Because the aviation industry affects us all in one way or another, Missouri residents may be interested in learning about a case involving the recent alleged wrongful termination of over a dozen flight attendants.
This month, 13 flight attendants formerly employed by United Airlines filed formal complaints with the Department of Labor after they allege that they were terminated wrongfully in October 2014. The case stems from an incident that occurred last summer in San Francisco.
The petition states plaintiffs lost their jobs for refusing to work a flight from San Francisco to Hong Kong after glimpsing what they perceived as “menacing” images and “threatening” words inscribed on the aircraft’s tail cone. The crew was conducting its pre-flight preparations and discovered that an unknown person used motor oil to write the words “BYE BYE” in half-foot high letters beside a couple of faces. One was described as “smiling;” the other with a “more troubling devilish expression.”
Their federal complaint alleges the flight attendants informed United that they felt “uncomfortable flying unless United took steps to address this security threat,” which included deplaning more than 300 passengers while the plane was thoroughly searched for explosives.
The incident occurred shortly after the very puzzling and still unsolved disappearance of Malaysia Flight 370 without a trace, and one week after the Transportation Safety Administration had issued its warning regarding potential threats of bombs in consumers’ electronic devices. The flight attendants contend that, due to the aforementioned, they had a “heightened duty and legal responsibility” to ensure the flight’s safety.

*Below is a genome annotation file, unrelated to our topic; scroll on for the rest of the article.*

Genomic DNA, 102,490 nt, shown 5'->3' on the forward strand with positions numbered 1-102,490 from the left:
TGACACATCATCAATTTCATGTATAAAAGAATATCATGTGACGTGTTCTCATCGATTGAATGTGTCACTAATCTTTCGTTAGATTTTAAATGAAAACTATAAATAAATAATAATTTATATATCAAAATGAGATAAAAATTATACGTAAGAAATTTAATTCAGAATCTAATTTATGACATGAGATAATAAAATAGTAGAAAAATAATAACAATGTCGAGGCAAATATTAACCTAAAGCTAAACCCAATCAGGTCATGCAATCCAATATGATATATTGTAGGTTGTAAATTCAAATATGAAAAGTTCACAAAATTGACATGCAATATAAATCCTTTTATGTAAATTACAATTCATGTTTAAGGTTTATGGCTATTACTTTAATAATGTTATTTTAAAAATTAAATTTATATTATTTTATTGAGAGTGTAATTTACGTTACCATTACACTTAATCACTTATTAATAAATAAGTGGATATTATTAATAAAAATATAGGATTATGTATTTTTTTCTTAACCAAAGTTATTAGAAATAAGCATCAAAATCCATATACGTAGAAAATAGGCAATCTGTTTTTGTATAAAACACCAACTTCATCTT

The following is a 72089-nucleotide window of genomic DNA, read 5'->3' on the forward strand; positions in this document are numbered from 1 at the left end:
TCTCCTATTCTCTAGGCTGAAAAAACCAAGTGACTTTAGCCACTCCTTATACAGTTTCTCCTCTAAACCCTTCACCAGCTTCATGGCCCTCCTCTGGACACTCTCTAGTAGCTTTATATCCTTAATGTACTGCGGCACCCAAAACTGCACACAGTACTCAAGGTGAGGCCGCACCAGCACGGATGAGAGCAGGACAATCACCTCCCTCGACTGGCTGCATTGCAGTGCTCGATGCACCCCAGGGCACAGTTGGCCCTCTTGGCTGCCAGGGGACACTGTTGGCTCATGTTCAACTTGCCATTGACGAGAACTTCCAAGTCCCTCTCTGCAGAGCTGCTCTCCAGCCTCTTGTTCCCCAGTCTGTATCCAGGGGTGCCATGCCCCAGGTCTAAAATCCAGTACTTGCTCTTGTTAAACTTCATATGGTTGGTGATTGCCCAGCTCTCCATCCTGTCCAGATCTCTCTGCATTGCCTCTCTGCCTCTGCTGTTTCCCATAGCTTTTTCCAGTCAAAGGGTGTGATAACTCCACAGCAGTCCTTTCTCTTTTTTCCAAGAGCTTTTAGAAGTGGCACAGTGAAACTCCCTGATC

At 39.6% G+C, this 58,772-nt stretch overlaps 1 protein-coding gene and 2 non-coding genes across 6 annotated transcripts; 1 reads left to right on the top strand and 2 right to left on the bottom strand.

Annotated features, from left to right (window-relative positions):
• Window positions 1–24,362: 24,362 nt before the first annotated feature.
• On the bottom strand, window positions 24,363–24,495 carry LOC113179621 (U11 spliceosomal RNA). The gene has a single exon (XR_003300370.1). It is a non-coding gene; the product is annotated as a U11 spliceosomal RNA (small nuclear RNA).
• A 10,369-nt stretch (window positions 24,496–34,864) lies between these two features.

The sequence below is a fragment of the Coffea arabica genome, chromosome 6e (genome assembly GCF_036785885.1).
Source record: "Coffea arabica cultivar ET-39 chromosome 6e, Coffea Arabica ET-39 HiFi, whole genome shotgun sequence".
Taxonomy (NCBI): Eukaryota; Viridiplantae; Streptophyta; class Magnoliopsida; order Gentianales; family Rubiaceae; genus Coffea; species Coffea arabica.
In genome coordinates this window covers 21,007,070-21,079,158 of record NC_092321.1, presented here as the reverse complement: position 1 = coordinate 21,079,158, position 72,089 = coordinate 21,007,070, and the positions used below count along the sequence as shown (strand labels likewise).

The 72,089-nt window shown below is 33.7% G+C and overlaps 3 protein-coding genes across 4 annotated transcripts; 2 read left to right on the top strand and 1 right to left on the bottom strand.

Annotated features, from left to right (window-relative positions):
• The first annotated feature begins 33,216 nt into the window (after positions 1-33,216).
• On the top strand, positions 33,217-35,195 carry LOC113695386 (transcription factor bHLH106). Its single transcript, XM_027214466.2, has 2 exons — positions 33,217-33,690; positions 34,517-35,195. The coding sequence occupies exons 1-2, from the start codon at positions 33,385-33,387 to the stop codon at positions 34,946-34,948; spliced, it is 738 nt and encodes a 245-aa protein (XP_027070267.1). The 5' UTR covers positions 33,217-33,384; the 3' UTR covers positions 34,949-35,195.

Plaintiffs claim that the airline ignored the potentially serious safety threat and ordered them to fly anyway because deplaning and re-routing passengers would be expensive and disruptive to the airline, their attorney maintains. The airline reiterated that their own safety and flight operations teams found no credible safety threat.
United is accused of bullying and firing the attendants in retaliation. They seek reinstatement, compensatory damages and back pay.
Others in similar circumstances may benefit from consulting with a Missouri employment law attorney.
Source: CNN, “Flight attendants complained about ‘menacing’ images on aircraft” Rene Marsh, Jan. 12, 2015